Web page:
So its been difficult for me to throw my whole heart into the demand for gay marriage, because it feels like a fight to integrate, to normalize ourselves into a faulty paradigm. That burning house metaphor.

That said, I try to always strike a balance between my ultimate vision of how things should be, and the right step in the moment. In this moment there are people who are satisfied with domestic partnerships, and then there are people who want what everyone else has, not a second class union.

I love so many gay people who are now married. Some have children of their own, some have children they adopted. Some are happy, some are struggling, like any married couple. But I see the joy they have at being able to live their lives as they have chosen. That is the opportunity that they wanted.

And when I hear those who would deny us the state benefits of marriage, and deny our right to be recognized by our church if we have one and the church is willing to marry us, I hear only hypocrisy and hate.

I hear people who fornicate, divorce, cheat, lie, steal, covet, eat pork, get tattoos, skip church, and all the other fun things in life, measuring homosexuality as an abominable and visible “sin”; making judgments, doling out punishment as bans on commitment. A loved one dissed her date the other night because he said gay sex was not real after asking her about a threesome. I see people of faith who can’t believe in legitimate and comprehensive love between gay people just because they don’t personally experience it.

My kneejerk desired rant: everything about my love is freer, deeper, smarter, more satisfying, more responsible, and the very real sex a gazillion times better than most of these repressed, sad and angry people who want to deny me my right to do whatever I choose with my love, and I’m gonna start a big multiracial gay house of faith where the only acceptable acts of prayer are acts of love and forgiveness, and I don’t want to get in any club that defines itself by who it can lock out and repress anyway.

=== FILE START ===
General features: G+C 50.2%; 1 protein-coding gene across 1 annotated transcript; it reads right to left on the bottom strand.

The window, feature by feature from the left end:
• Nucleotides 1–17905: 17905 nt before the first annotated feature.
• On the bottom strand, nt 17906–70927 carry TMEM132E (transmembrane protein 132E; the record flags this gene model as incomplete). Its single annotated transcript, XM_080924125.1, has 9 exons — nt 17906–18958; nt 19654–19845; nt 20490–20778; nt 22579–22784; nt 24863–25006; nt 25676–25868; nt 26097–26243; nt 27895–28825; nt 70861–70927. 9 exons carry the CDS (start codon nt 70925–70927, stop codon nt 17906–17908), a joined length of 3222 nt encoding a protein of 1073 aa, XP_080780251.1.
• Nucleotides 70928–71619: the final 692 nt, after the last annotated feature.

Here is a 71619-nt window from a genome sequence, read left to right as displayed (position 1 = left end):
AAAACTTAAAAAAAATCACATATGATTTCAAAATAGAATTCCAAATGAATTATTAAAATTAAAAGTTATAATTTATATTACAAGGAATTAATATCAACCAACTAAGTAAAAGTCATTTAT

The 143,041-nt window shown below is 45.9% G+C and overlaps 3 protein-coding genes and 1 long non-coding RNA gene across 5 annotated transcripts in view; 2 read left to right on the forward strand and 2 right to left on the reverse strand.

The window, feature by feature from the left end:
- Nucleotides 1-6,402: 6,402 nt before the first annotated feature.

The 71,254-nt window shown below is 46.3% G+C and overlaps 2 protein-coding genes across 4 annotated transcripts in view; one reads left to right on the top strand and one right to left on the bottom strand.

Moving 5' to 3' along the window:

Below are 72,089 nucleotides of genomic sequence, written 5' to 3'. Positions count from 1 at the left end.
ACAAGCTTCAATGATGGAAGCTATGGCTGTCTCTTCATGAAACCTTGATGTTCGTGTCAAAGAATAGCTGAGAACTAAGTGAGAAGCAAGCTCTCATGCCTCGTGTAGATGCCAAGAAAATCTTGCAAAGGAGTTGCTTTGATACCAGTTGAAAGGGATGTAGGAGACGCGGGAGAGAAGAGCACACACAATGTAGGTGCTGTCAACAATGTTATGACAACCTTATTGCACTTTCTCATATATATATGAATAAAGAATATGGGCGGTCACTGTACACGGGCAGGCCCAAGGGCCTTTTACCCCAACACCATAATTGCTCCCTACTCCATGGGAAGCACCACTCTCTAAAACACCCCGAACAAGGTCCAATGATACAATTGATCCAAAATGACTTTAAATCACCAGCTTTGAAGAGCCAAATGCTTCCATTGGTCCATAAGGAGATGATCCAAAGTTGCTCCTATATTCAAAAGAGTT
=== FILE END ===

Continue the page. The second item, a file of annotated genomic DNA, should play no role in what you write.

Breathe in, breathe out.

My compassionate, slightly higher self wishes liberation for those people’s minds and hearts. I can’t imagine living with such hate, or feeling that my purpose in life was to stop love, any kind of love, from existing.

California, Arizona and Florida banned gay marriage yesterday. Arkansas banned gay couples from adopting children. The reason for this is a desire to “protect the sanctity of marriage”, and the “family”. The state of the family, and the staying power of marriage, is at an all-time low. It’s not because of gay people. It’s because we as a nation value everything in the world, especially political and economic power, over love and community.

I am sad, and I feel scared of how this fight is going to go down.

And yet, here I am, in the fight. For the big long-term vision I have of equal commitments and freedom from religious persecution for ALL people. And for the short-term reactive struggle to keep hate off my lawn.

Believe that bigger vision exists though, and believe it is linked to every struggle for justice, for every persecuted people. I heard a quote last night that reminded me of how long it can take for even symbolic responses to tangible demands: deny us “40 acres and a mule and we’ll take 50 states and a white house.”

I can’t fight from a place of fear, or from a negative place. It’s just not in me. So my shield and my sword are the same - I’m fighting for my right to love anyone. In any way I want to. My love is big enough even for those who hate me now. And my grand strategy is to let that love overcome everything else in this world.

Amen. Hallelujah. Axe.

Read this online at http://colorlines.com/archives/2008/11/my_big_gay_blog_post.html